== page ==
Process not transparent, claims coal mine watchdog group

CoalWatch Comox Valley has slammed the public comment period on the proposed Raven underground coal mine overlooking Baynes Sound.

CoalWatch Comox Valley has slammed the recently announced public comment period on the proposed Raven underground coal mine in Baynes Sound, referring to Compliance Coal Corporation’s responses in the latest version of the tracking table as vague and evasive, not transparent.

“The BC Environmental Assessment Office should be encouraging inclusiveness and public participation in this environmental assessment process,” CoalWatch president John Snyder said. “But here we have over 1,100 pages of documents that have been foisted onto the public that do not result in much useful — let alone new — information on this project. Due to the sheer volume and complexity, and the fact that government is only allowing the public two weeks to respond, this is actually a huge disincentive to participate.”

CoalWatch vice-president Campbell Connor said the BCEAO and the Canadian Environmental Assessment Agency have “insulted the public and demonstrated denial of their promise of transparency and public participation.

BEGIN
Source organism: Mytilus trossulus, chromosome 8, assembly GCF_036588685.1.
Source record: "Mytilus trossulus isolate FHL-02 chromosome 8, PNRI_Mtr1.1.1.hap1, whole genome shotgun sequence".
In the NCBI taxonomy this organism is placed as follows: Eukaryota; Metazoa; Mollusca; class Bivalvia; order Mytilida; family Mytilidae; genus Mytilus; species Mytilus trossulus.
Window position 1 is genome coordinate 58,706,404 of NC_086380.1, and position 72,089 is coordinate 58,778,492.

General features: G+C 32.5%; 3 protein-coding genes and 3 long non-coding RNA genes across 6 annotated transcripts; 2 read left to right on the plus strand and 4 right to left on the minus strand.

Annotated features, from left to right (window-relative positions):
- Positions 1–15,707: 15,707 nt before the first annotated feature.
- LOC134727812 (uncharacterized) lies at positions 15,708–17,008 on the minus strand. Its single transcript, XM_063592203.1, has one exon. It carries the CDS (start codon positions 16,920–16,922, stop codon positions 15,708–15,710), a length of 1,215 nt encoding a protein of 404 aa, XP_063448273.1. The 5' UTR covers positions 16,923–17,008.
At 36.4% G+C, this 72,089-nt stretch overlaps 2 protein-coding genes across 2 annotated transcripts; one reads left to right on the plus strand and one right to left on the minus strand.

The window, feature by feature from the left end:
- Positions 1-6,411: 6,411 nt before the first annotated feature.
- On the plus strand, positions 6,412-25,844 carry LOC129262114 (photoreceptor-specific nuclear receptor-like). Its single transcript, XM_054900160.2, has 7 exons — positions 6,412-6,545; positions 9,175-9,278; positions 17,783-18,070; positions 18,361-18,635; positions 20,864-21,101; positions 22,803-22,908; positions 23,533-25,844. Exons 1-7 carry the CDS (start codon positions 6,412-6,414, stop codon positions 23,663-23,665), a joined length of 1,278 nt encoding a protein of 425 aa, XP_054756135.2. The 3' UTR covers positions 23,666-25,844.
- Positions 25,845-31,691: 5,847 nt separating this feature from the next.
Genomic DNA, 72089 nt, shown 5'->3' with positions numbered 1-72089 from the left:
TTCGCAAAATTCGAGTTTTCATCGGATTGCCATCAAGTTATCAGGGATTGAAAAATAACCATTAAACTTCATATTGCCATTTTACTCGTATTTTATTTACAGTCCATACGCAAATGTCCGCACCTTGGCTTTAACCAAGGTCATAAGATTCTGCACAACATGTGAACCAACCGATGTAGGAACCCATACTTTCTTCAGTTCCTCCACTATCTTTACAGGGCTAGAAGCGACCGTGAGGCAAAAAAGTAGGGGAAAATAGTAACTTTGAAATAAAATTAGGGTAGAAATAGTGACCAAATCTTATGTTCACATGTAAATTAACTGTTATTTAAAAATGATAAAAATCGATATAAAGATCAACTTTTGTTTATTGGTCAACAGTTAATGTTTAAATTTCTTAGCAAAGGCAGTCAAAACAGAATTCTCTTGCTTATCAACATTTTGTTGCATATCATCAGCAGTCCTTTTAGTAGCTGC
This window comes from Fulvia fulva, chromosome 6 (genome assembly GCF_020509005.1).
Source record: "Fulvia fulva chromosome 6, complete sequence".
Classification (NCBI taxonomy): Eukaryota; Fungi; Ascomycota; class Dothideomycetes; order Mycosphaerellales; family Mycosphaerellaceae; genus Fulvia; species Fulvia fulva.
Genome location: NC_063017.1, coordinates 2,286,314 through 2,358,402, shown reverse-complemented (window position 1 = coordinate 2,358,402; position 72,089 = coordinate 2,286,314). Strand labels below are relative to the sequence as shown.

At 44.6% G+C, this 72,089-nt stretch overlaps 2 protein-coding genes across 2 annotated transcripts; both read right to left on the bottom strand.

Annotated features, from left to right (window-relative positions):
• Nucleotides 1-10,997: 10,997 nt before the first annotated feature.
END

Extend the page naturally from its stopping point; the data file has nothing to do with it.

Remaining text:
“The responses are referenced to sections in the draft AIR so one has to bounce around thousands of pages in this literary labyrinth in an attempt to clarify anything. The proponent has had over four months to respond to the nearly 3,000 public comments — a task they achieved using a full-time staff. Yet the public, with volunteers who have other lives and jobs, is given only two weeks for the mammoth task of responding.”

CoalWatch said local governments in the Comox Valley and Port Alberni, along with thousands of British Columbians, have called for a more rigorous environmental assessment review, an independent review panel with public hearings. So far, these requests have been rejected at senior levels of government.

“Many of the public comments submitted were well-researched by highly-respected scientists and other professionals,” said Maggie Paquet, CoalWatch director and biologist. “Comments from the public were also well thought-out and presented. We deserve more respect for our work than this incredibly feeble showing from both levels of government and the proponent.”

The public comment period for this stage of the environmental assessment is open from Nov. 15 to 29. For details on how to make a submission, visit www.coalwatch.ca.

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